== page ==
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Money to be made in stadium game
February 14th, 2007 3:03PM



WHAT'S IN A NAME? Credit Colorado for jumping on the lucrative academy bandwagon and dressing it up with a prestigious name, as done in Los Angeles (David Beckham Academy) and Real Salt Lake (the Real Madrid Something-or-Other.)

The Arsenal Centre of Excellence (note the clever "English" spelling) will be housed at Dick's Sporting Goods Park as part of the marketing partnership announced by the clubs last week. By the time the Centre is opened, the Rapids might have a new nickname and one guess is all that is needed to know which English club Rapids vice president Jeff Plush would like to name the team after.

Denials by Plush notwithstanding, a team employee confirmed that idea had been seriously pondered and is by no means beyond the realm of possibility for the future. This would put Colorado aside the many great youth teams of America, such as Alta Loma Arsenal of Southern California and Ft. Collins Arsenal in the Rapids' home state, that have adopted the name. Why use a nickname that evokes the rugged, majestic, natural beauty for which the state is world-famous?

Much too complicated to explain is the fact Arsenal is not a nickname, it has a nickname, the Gunners. But the trend to Europeanize MLS, if in names if nothing else - Real Salt Lake, FC Dallas, Toronto FC, Houston Dynamo, D.C. United, etc. - isn't likely to abate. Some of them work, some don't.

Of course, to date, only a Mexican-based team has Americanized its name. Well done, Chivas USA!!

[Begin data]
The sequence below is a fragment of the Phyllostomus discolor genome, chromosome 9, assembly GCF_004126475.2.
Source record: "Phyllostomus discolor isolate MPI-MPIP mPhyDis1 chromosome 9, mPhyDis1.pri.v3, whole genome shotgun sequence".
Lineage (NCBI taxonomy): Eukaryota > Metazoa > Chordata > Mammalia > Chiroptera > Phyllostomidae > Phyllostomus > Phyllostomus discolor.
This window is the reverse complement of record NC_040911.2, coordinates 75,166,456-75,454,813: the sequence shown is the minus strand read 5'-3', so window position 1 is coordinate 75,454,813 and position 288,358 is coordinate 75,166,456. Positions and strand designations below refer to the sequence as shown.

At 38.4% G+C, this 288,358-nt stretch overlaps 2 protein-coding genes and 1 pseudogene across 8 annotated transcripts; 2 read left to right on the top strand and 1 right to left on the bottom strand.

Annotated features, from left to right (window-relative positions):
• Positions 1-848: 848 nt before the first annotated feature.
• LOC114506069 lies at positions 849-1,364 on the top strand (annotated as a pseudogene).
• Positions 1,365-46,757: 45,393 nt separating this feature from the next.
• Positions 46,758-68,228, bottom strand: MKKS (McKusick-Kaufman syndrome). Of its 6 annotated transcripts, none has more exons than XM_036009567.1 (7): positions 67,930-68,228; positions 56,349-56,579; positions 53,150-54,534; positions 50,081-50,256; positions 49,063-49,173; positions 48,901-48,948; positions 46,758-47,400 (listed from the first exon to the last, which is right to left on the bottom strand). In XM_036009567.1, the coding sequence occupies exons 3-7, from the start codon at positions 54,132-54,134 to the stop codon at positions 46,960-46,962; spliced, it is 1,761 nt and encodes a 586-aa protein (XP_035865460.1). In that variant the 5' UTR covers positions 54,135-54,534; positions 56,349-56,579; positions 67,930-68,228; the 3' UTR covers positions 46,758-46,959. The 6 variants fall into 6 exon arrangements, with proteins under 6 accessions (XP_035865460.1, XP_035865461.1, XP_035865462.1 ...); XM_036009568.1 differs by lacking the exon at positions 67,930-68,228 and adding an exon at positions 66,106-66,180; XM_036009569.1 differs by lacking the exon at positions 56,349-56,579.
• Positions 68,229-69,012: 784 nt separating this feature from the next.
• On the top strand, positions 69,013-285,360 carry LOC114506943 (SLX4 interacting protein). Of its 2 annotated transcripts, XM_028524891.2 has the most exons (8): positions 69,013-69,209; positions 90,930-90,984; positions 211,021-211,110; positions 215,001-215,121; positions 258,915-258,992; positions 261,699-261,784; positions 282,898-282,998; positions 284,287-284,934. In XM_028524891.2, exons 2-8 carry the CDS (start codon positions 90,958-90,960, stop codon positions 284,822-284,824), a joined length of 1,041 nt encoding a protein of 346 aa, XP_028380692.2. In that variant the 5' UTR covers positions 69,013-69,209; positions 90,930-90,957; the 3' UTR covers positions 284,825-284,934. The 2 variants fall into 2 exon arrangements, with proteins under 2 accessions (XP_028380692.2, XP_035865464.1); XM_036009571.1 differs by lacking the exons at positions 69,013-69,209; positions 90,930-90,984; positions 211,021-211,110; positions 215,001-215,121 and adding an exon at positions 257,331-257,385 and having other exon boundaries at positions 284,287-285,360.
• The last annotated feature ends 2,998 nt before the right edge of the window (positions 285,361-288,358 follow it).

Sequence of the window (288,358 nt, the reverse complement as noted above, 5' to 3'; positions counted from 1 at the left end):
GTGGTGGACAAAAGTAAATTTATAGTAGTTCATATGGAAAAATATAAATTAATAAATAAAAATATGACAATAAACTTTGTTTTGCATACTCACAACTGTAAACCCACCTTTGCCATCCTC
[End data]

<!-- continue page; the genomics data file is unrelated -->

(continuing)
TAKEOVER? The deal triggered hysterical speculation in the English press about operator-investor Stan Kroenke making a bid to take over Arsenal in the manner of American sports entrepreneurs Malcolm Glazer (Manchester United), Randy Lerner (Aston Villa), and Tom Hicks and George Gillett Jr. (Liverpool) during the past two years.

Hicks and Gillett pledged to move forward quickly to build a new stadium at Stanley Park at a cost of 215 million pounds ($430 million). They will pay a total of 470 million pounds ($940 million) to take over the club, settle the club's debts, and build the stadium. And the Gunners wouldn't come nearly so cheap.

Any Arsenal takeover would likely include the freshly minted Emirates Stadium, which cost 357 million pounds ($714 million) and in addition to Premier League and Champions League games, has hosted two Brazil friendlies, which netted more than 1 million pounds ($2 million) in rental income for the club.

Kroenke's investment in DSGP is more modest, yet substantial. Kroenke Sports Enterprises reportedly paid half of the estimated $130 million cost of building the facility, which includes 24 soccer fields. It recouped nearly $30 million just for the naming rights for the first 20 years of operation. The soccer capacity of 18,000 can be expanded to 26,000 for the concerts Kroenke hopes to stage.

There's money in those stadiums, on both sides of the Atlantic.

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